And for the last couple days, I've been helping my brother build a shed to hold his hay. Like most construction projects, this one begins -- well, it really begins last winter with sitting at the table talking about plans and prints and production costs. But the construction phase begins with measuring and staking out the ground, and digging deep graves for the posts that will provide a skeleton for the structure.

One of our deep graves, with a mallet (not a sledge, thank goodness) for scale. And my foot.

So we have been measuring, and staking, and digging, and digging, and digging. I remember hearing about a story Leo Tolstoy wrote that asked the question, "How much earth does one man need?" It told of a law in pre-revolution Russia by which a man could claim all the land he could walk around in a day. So one particularly ambitious man began at sunrise to run, and ran a long course all throughout the day, rounding the corners in the heat and driving himself to take possession of as much land as he could. As the sun dropped toward the horizon, he stumbled toward his final stake, but just as the sun dropped, so did he -- dead, six feet short of that last marker. How much land does one man need? Six feet.

We work and dig and sweat in the field, and every so often I look into these deep holes and think about graves I have known. I've dug a few, and I've presided at many funerals and many graveside services. As a farm kid, there's something particularly holy about putting a person's last remains into the earth.

While we took a break not long ago in the cool shade under the cottonwoods, I looked up at the fluff from the cottonwood trees blowing on the breeze. At first glance it looked like dust, but it was seeds, the seeds of the cottonwood tree, drifting, trusting on the wind like tiny sailors navigating by the breath of God's Spirit.

I looked around and saw a young milkweed plant not far from my foot:

Growing like a weed, waiting for the Monarch butterflies to return from Mexico and lay their eggs underneath the tender leaves with their sticky white sap. In the fall these same milkweeds will open up boat-shaped seed pods and their fluffy seeds will also drift on the breeze toward parts unknown. I took a picture last winter of a milkweed plant that had not shed its seeds before freeze-up:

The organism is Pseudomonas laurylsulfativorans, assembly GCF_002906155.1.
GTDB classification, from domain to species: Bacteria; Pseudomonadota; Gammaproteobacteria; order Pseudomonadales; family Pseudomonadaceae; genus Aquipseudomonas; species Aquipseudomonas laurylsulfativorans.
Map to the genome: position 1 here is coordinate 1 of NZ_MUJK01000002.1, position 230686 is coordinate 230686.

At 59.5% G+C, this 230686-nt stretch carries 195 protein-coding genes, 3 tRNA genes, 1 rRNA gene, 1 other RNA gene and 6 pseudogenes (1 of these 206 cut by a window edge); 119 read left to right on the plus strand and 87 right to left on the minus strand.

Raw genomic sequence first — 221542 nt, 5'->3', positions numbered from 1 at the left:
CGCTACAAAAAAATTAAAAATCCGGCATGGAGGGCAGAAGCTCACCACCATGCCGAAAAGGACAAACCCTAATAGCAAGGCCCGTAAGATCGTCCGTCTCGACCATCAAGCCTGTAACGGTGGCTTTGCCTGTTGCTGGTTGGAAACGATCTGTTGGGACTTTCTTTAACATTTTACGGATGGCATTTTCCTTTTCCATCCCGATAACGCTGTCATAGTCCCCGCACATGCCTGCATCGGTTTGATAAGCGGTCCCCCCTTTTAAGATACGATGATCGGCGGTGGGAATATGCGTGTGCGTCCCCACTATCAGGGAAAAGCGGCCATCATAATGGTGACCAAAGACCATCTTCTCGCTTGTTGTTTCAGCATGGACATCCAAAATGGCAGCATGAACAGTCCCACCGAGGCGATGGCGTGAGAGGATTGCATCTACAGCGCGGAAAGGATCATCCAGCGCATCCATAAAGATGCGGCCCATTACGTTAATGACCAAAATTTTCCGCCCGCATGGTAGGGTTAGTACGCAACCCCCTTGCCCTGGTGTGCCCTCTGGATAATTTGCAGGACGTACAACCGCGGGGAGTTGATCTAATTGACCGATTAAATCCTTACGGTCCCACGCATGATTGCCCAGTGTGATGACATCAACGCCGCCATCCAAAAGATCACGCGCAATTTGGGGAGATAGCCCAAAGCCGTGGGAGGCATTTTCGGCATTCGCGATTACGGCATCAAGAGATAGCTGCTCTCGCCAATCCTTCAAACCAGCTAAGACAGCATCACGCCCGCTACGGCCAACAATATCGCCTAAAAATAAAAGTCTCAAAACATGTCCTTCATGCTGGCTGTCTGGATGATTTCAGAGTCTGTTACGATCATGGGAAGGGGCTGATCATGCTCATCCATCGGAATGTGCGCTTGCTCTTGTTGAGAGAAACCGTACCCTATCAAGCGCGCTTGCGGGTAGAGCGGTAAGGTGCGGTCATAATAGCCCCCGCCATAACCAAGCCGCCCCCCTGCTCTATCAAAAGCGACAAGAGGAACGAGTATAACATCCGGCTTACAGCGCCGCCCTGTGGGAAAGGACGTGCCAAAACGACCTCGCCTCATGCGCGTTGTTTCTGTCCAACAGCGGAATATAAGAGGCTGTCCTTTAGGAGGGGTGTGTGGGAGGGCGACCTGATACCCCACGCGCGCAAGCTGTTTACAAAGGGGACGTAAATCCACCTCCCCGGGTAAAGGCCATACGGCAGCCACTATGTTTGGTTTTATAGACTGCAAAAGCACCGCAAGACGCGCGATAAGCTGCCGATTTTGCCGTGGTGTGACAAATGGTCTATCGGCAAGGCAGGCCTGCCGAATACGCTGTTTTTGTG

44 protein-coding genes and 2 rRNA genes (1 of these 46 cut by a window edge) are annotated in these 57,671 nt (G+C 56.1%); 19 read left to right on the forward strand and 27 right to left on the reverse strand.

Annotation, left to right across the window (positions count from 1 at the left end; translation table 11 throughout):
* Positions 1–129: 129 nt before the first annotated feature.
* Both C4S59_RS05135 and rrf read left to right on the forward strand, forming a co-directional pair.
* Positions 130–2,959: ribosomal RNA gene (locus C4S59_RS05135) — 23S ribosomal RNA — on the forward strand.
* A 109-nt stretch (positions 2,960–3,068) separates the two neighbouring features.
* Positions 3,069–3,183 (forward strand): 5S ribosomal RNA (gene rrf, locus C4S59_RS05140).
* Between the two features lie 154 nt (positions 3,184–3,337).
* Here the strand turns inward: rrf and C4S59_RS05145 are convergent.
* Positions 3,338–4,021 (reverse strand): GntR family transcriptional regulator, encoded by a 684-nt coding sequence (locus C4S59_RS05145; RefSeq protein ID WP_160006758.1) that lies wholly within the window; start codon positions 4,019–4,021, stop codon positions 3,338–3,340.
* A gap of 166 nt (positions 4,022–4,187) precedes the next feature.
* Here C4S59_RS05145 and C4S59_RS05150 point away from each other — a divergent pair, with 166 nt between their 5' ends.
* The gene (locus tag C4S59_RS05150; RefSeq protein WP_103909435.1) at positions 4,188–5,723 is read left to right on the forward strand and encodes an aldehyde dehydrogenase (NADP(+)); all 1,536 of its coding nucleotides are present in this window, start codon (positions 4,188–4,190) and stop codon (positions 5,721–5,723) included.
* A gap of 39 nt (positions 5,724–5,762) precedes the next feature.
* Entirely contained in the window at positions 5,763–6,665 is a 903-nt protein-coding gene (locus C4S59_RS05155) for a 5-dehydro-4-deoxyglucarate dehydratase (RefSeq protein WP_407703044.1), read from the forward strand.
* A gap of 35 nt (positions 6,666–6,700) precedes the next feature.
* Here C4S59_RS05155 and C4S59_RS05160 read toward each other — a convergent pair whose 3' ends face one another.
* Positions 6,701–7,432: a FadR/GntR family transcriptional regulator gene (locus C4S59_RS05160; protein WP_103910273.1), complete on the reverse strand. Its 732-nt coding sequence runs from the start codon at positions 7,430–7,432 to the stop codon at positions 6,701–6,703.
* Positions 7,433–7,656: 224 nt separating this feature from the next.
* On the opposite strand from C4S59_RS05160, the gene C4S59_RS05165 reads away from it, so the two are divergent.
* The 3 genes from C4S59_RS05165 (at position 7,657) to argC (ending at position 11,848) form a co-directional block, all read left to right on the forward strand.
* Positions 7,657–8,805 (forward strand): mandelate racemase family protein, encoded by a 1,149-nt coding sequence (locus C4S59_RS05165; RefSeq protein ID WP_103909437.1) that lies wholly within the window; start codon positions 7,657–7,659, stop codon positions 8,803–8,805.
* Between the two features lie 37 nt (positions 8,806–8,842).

I sat this morning and watched the cottonwood seeds drifting on the wind like a dust storm. I thought about all the graves I have known, all the times I've grieved, or helped others grieve, next to a hole in the ground or a hole in their hearts. Grief is hard, and I don't think anyone gets out of this life without at least some of it on board.

It's Pentecost Sunday as I write this. I think about the story in Ezekiel's vision about how God took a bunch of old skeletons and knit flesh on them, and breathed spirit into them, and brought them to life.

From a natural point of view, we are dust and to dust we will return. We hear it on Ash Wednesday like the tolling of a somber bell over our lives. Dust you are. To dust you shall return. Be aware that your life is short, and terminal. Dust to dust.

And yet ...

Jesus said unless a grain of wheat falls into the earth and dies, it remains alone. But if it dies, it bears much fruit. There's something to grief, something to this business of facing the death of things, even of ourselves, that has the potential to bring us to life. If the Spirit of God is in the mix, it is just possible that facing death opens a door to new life. It takes a lot of trust to let your life go. It takes a lot of trust to let go and drift on the Spirit like cottonwood fluff, like the pixie dust of milkweed seeds on the breeze. But God is faithful. If God is anything, he is faithful. And he knows where each bit of fluff comes to earth, and where each one springs to life in his Spirit.